The Leaving of St Helena

In just four short months our time on St Helena will come to a close as we board the RMS one last time, and look behind us to see our wonderful home disappear into the distance. Coming out here was difficult, but we always knew it would be temporary and we would soon see the faces of the people we love again. Leaving St Helena is far far harder, and will seem very permanent.

At least, it would be if we were actually leaving, but Im thrilled to say, Bev has been offered an extension to her contract, and we have an additional year here. And a bloody good job too, whilst I know this news is difficult to hear for our loved ones back at home (don’t worry, this isn’t the way they have found out, we did tell our family first) the prospect of leaving now is just plain wrong, in so many ways it feels as though we have only just arrived. St Helena is strange, you very quickly feel at home and get settled, and yet 18months on it feels as though we just took our first steps onto the wharf. Its been 6 months since we returned from our mid-term break in the UK, 6 months, how can that be, Im still trying to lose the wait I put on drinking all that real ale!!

Despite the fact we are not leaving, it has brought the prospect firmly into our heads. Coming to St Helena, it turns out, was very strait forward. The government found us a house, enrolled our children in school, put the first months wages into our St Helena Bank account, which took the filling of one form to set up. We were met at the Wharf and driven to our new home. Our belongings were collected at the wharf and brought to our house, and unloaded for us. Although it seemed like a gigantic momentous thing to be doing, it was largely stress free and uneventful, everything was done for us and we just had to turn up at Heathrow Airport on time.

Leaving on the other hand is a much bigger job. We have to find work, and get that work without being able to interview, we don’t know where will be living and no-one is going to find a house for us. We need to enrol the boys in school, and do so months in advance without actually knowing what part of the country we will be living in. We will not be met at the airport and taken to a nice new house, and our belongings will not empty themselves from storage and magically find themselves at our new home. Quite frankly the logistics of going home are too big to contemplate so for now, Ill concentrate on Whale sharks and diving and leave my feable mind alone.

The past few weeks have been some of my most difficult on the Island. From day one I have had ups and downs, the ups due to St Helena, the downs due to me, and my role here. The last few weeks have been particularly difficult. Those who read the post a few weeks back will recall I was applying for a position on the Air Traffic Control training course, a long lengthy process that would result in a job for life when we get home. I fell at the second hurdle, despite having put everything I could into it (most of which it turns out was irrelavent). I failed, and not even a long way into the process, but at the second step, a relatively simple online test stage. I was devastated, in my head I was already on the course, and I had pinned so much of our future on it, and so much of my thoughts, efforts and time had gone into preparation it left me feeling empty and worthless. I have always done well academically, getting more out that the effort I had put in, but this was different. I had worked as hard at this as anything I have ever been tested in, and failed. It felt like a hammer blow, and has left me wondering what I will do in the UK, and more importantly what I actually can do. The combination of my qualifications and experience only leave me good for work in aquariums, and good ones are few and far between with vacancies a rarity and wages poor.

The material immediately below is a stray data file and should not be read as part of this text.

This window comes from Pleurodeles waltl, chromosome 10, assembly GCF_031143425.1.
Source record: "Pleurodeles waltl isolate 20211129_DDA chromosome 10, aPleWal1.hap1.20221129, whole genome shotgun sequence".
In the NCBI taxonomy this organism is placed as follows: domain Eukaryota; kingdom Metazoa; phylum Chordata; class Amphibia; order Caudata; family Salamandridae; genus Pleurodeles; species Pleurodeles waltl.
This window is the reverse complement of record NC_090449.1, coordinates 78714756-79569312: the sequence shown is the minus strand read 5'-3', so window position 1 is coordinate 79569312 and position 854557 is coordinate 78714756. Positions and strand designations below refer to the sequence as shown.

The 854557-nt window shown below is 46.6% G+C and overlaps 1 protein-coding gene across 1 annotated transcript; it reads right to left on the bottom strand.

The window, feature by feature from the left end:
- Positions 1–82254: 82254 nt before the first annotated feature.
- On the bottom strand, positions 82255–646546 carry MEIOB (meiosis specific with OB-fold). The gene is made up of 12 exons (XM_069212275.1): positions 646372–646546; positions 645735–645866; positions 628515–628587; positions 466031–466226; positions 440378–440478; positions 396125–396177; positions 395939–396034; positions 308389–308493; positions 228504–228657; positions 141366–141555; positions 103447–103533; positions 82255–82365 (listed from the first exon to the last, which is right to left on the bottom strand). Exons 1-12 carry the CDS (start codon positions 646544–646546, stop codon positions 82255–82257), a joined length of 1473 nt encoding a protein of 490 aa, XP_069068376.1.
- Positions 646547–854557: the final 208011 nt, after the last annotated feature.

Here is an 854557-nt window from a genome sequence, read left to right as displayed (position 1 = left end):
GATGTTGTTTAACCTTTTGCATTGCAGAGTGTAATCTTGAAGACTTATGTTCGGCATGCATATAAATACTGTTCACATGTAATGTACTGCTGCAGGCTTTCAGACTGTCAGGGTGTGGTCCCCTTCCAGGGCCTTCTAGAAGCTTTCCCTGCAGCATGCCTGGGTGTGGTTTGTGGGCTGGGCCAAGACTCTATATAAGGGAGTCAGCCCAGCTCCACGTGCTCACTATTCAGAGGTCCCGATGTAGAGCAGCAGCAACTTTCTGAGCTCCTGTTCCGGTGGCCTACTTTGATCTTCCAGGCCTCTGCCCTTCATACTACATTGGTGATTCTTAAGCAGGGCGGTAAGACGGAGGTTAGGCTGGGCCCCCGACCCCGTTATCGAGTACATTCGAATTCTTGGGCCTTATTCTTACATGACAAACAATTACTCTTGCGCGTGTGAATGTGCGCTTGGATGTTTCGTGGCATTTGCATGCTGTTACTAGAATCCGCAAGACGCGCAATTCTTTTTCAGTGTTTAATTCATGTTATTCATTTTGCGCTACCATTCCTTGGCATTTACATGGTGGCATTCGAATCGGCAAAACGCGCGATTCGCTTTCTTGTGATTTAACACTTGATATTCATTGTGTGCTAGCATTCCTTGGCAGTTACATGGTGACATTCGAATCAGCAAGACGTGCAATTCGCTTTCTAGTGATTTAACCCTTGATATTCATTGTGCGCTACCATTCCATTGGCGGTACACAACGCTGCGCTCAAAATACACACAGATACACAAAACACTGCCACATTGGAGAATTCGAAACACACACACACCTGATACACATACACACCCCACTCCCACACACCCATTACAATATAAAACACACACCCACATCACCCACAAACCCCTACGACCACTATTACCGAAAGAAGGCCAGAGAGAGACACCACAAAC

For the first time in my life I feel pretty useless, at pretty much everything. I had been working so hard on test preparation that I hadn’t noticed the photography work dropping off. There was suddenly a big gap and I went from being over worked to having nothing to do. Day after day felt like a pile of washing and endless cleaning, broken by scrolling through pages and pages of facebook trash and status updates. So much of my time was spent cleaning that when Bev and the boys got home I resented them being here, brining messy shoes and dropping bags on the floor of my nice clean floor. One day I spent a full 8 hours cleaning, the house was spotless, you could of licked the floor behind the washing machine, and dishwasher, and fridge, and freezer and, well you get the idea, it was clean. Within minutes of the boys getting home a trail of mud ran from the door the lounge and I wanted to cry. Mum, Im sorry for all those times I didn’t understand, I truly am.

It has all been affecting me much more than it should, hours have been spent worrying about what it is Im actually capable of doing when we get home. I always knew coming to St Helena would change something, and I knew being house husband would be a challenge, but I didn’t expect it to fundamentally change how I view myself. Once full of ego and my own ability I feel lost in a pit of self-doubt right now. I always promised that my blog would reflect how I feel and live this adventure, people tell me it’s what makes my blog different,  so although this is uncomfortable to write, I shouldn’t now shy away from it.